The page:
Now that the Dodd-Frank financial-reform bill has become law, the real battle begins. Despite the law’s 2,000 pages—or possibly because of them—there is much ambiguity about what its eventual impact will be. The Wall Street Reform and Consumer Protection Act, as the law is officially known, grants the Federal Reserve enormous regulatory power. The Fed can now unilaterally decide that any financial institution is “systemically important”—meaning that its failure could destabilize the financial system itself—and impose any sort of regulation on it, such as requiring that it hold more equity capital, limiting the amount of short-term debt it can issue, forcing it to write up a living will, and so on.

Unfortunately, the law does not adequately define what “systemically important” means. The largest banks can, in theory, be exempted from the classification (though this is unlikely), while the smallest hedge funds—should many of them pursue similar strategies, meaning that they might all fail simultaneously—can fall under it. The lack of a clear criterion will likely make the designation difficult to appeal; it’s really up to the Fed to decide. For many institutions, the “systemically important” label could amount to a regulatory death sentence, without a fair trial.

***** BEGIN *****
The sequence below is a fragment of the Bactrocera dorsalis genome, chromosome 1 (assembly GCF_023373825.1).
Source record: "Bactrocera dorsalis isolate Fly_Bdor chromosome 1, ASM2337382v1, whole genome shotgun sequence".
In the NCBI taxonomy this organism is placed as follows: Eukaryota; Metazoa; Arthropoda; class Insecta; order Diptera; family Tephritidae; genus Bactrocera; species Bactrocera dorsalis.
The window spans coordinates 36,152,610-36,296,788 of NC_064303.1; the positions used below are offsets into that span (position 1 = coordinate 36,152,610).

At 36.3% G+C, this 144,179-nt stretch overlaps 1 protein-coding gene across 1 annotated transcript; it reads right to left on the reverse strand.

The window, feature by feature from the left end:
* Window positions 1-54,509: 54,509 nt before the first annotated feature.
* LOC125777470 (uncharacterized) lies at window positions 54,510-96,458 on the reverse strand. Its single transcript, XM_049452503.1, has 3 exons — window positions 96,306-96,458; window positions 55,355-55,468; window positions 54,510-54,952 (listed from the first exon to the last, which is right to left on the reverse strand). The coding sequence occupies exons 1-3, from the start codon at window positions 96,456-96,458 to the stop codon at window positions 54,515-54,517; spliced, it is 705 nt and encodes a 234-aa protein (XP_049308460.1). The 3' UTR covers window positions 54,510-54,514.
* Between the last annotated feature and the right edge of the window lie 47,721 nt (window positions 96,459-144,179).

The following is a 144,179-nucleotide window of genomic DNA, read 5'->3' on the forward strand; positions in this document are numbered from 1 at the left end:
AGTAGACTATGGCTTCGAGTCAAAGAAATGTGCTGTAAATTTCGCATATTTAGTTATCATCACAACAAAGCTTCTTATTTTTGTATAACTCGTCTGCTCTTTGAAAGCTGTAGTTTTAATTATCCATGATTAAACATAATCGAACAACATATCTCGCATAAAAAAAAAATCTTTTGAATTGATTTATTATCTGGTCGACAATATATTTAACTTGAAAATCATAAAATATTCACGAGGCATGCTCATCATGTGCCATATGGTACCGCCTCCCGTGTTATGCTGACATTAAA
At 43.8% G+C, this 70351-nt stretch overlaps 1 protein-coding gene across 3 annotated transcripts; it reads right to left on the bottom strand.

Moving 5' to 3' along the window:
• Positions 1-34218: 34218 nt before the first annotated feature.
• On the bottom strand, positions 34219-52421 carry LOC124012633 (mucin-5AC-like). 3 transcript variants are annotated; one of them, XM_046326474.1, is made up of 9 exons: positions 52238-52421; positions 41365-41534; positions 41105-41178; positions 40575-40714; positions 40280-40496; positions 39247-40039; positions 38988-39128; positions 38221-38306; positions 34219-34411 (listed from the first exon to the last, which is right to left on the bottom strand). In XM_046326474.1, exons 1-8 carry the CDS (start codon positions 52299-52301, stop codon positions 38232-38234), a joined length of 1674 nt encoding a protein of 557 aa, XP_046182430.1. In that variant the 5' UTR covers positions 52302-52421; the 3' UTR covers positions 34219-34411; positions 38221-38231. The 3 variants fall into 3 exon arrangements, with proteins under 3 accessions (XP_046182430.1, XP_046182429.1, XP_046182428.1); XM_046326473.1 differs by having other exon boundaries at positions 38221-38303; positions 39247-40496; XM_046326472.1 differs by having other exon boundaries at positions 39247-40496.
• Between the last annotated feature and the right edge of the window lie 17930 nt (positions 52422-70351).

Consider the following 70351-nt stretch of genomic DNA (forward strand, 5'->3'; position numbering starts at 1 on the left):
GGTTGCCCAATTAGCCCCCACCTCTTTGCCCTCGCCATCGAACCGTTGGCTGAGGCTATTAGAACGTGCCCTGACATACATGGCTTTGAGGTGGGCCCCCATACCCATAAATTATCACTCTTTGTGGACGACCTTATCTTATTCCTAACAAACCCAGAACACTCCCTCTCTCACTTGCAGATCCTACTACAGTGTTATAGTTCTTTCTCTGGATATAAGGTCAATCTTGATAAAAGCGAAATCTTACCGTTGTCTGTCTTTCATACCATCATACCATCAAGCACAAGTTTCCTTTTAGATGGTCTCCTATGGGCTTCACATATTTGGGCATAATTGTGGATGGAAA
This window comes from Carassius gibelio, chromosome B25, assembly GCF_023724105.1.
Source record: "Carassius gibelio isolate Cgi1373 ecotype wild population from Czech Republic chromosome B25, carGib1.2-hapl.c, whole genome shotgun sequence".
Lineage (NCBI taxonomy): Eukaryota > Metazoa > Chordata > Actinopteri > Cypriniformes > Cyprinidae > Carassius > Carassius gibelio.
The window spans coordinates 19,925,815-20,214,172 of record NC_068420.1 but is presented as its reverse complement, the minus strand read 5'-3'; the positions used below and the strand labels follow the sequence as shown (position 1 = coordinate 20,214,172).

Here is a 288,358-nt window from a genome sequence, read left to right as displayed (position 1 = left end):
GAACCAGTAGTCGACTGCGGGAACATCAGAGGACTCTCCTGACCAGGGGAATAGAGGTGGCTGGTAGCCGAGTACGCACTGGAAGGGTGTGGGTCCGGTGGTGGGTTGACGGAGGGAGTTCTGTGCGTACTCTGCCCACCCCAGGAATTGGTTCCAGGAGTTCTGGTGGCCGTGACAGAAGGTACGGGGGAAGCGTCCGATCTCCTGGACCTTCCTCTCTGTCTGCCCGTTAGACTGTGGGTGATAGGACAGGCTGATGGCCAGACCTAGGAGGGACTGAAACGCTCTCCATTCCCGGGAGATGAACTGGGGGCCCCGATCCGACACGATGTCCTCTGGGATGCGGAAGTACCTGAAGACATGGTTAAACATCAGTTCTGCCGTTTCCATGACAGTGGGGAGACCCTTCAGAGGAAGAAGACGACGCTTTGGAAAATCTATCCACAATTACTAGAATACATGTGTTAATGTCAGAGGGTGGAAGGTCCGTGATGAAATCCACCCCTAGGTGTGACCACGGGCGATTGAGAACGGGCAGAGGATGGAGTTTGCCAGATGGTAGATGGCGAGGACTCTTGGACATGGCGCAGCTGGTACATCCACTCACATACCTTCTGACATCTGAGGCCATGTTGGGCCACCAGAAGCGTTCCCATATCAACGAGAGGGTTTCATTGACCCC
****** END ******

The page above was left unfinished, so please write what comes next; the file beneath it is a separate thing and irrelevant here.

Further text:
Some might argue that giving the Federal Reserve this loosely defined power is a necessary evil. The 2008 financial crisis exposed the financial system’s endemic risks, they claim; inadequate regulation could lead to more instability and further taxpayer-financed bailouts. Yet should we subject the entire financial system to heavy regulation and bureaucratic (if not political) arbitrariness, seeking to avoid a repeat of the financial crisis?